Beef up on fiber

Eating well - April 2005

 
 

Virginia Van Vynckt

 

Can fiber be fun? Sure. Forget the dark breads and cereal that resembles twigs. Instead, think of corn chips and guacamole, a bowl of cereal with sliced bananas or strawberry smoothies.

Thanks in part to the new dietary guidelines from the Food and Drug Administration, the spotlight is shining more brightly on fiber—or more accurately, on fiber-rich foods, which include other healthful substances such as vitamins, minerals, “good” fats and antioxidants.

Fiber plays a role in preventing heart disease and probably cancer. Even more relevant for kids, fiber can help in the battle against obesity and diabetes—two conditions that increasingly afflict young people. So, as a parent, it’s important to think about fiber when you’re buying and preparing food.

There are two kinds of fiber, neatly illustrated by the apple. Soluble fiber—found in apple pulp—absorbs water. Insoluble fiber is found in the peel. Soluble fiber is linked most to weight control—it helps make you feel full—and controls blood sugar. That’s good news if your child refuses to eat the skin on the apple. Insoluble fiber helps prevent constipation and may play a role in helping prevent bowel cancer.

There’s really no need to measure or track the kinds of fiber your family eats, though. Just serve plenty of fruits and vegetables and whole grains.

Older kids and adults should aim for 20 to 35 grams of fiber a day. Most Americans get about half that amount. For younger kids, the rule of thumb is to add five to their age. So a 6-year-old child needs about 11 grams of fiber daily. And though most Americans don’t eat enough fiber, it’s easy—and delicious—to add fiber to your family’s diet. 

For many children, the biggest dose of fiber comes in their bowl of cereal at breakfast. It’s no stretch to find whole-grain and fiber-rich cereals that kids will eat. The nation’s biggest breakfast cereal maker, General Mills, recently converted its entire line of cereals into whole-grain products. Other cereal makers haven’t followed suit, but they do offer cereals that are whole grain and kid friendly.

One easy way to further boost the fiber content of family meals and snacks is to eat more whole fruit and drink less fruit juice. A cup of apple juice has virtually no fiber, while an apple (with skin) provides about 3 grams.

High- and low-fiber foods aren’t always obvious, though. Grapes, despite being eaten with the skins, are not a good source of fiber. Avocados, despite their buttery texture, are.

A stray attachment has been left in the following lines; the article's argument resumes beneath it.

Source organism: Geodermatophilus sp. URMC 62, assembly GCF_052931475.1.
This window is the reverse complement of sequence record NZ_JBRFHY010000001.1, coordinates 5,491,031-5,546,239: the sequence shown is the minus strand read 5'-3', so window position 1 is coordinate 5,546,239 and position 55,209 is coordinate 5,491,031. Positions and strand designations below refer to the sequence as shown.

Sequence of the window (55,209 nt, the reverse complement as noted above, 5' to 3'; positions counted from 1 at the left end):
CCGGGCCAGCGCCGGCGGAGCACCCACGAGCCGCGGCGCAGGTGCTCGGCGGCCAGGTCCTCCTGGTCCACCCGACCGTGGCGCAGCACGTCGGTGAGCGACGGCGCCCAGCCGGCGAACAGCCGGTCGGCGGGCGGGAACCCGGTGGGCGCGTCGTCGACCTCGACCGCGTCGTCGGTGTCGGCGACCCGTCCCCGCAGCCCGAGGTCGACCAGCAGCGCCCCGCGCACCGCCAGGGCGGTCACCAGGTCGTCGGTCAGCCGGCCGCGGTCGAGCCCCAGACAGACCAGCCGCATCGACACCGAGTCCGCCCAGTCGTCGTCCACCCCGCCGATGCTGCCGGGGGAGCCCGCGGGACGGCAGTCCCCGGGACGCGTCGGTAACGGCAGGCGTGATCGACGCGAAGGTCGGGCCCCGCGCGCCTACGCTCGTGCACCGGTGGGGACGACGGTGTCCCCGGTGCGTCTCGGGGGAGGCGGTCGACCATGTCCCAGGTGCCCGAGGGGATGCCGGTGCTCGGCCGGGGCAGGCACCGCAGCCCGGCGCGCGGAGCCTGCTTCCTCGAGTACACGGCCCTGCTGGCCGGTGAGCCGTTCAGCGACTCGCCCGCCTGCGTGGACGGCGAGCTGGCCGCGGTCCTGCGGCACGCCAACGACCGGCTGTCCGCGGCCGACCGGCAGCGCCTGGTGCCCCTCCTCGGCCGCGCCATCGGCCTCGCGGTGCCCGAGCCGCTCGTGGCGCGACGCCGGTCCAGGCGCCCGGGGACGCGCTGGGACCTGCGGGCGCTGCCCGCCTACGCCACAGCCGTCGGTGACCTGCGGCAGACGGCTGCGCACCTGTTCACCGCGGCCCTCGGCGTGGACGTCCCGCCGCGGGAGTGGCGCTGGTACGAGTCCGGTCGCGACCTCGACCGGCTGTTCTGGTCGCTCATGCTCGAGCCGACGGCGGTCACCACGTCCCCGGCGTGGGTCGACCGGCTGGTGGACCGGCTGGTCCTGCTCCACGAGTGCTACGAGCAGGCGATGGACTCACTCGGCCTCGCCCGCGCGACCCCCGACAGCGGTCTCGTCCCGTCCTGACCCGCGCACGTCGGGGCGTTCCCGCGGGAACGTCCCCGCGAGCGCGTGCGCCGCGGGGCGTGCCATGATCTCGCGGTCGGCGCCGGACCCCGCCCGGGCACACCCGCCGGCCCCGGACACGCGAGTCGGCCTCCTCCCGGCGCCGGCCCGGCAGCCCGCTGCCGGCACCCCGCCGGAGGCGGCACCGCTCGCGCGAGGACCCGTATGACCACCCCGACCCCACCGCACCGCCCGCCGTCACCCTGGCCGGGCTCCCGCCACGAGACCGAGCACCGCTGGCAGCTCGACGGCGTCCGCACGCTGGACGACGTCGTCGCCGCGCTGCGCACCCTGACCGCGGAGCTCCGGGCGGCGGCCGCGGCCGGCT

Salad veggies such as lettuce and cucumbers don’t provide much fiber, so it’s a good idea to toss a chopped apple or a handful of grated carrots into the lettuce mix.

For a fun meal that contributes a good amount of fiber, try serving “spaghetti” that’s really a veggie (see recipe). My kids aren’t big squash lovers, but they do like spaghetti squash—mainly because it’s fun. Winter squash rakes easily into strands that resemble spaghetti. It’s sweet and a bit crisper than acorn and butternut squash.

Virginia Van Vynckt, mother of two, has written extensively about food and nutrition, and is the author of Feed Your Kids Right the Lazy Way.

 

Served Like Spaghetti

Makes 4 to 5 servings. This supplies about 3 grams of fiber per serving, based on 4 servings.

1 medium spaghetti squash         (3-4 pounds)

1 jar (26-27 ounces) of your      favorite marinara or meat      sauce for pasta (or 4 cups      of homemade sauce)

1 cup grated carrots

Grated Parmesan cheese

Pierce the spaghetti squash in several places and microwave on high for 8 minutes. Turn and continue microwaving another 8 to 10 minutes, or until the squash feels slightly soft when pressed and can be pierced easily with a knife. (Or, bake the squash in a preheated, 350 degree oven for 1-1¼ hours.)

While the squash is cooking, heat the pasta sauce and add the grated carrots.

Let cool slightly, then cut the squash in half with a large, sharp knife. Be careful of steam, and don’t let kids do this part. Scoop out and discard the seeds.

Use a fork to “rake” the squash lengthwise into long, spaghetti-like strands. (Kids like doing this.)

Mound the spaghetti squash on plates and top with the sauce and grated cheese.

 
 







 
 
 
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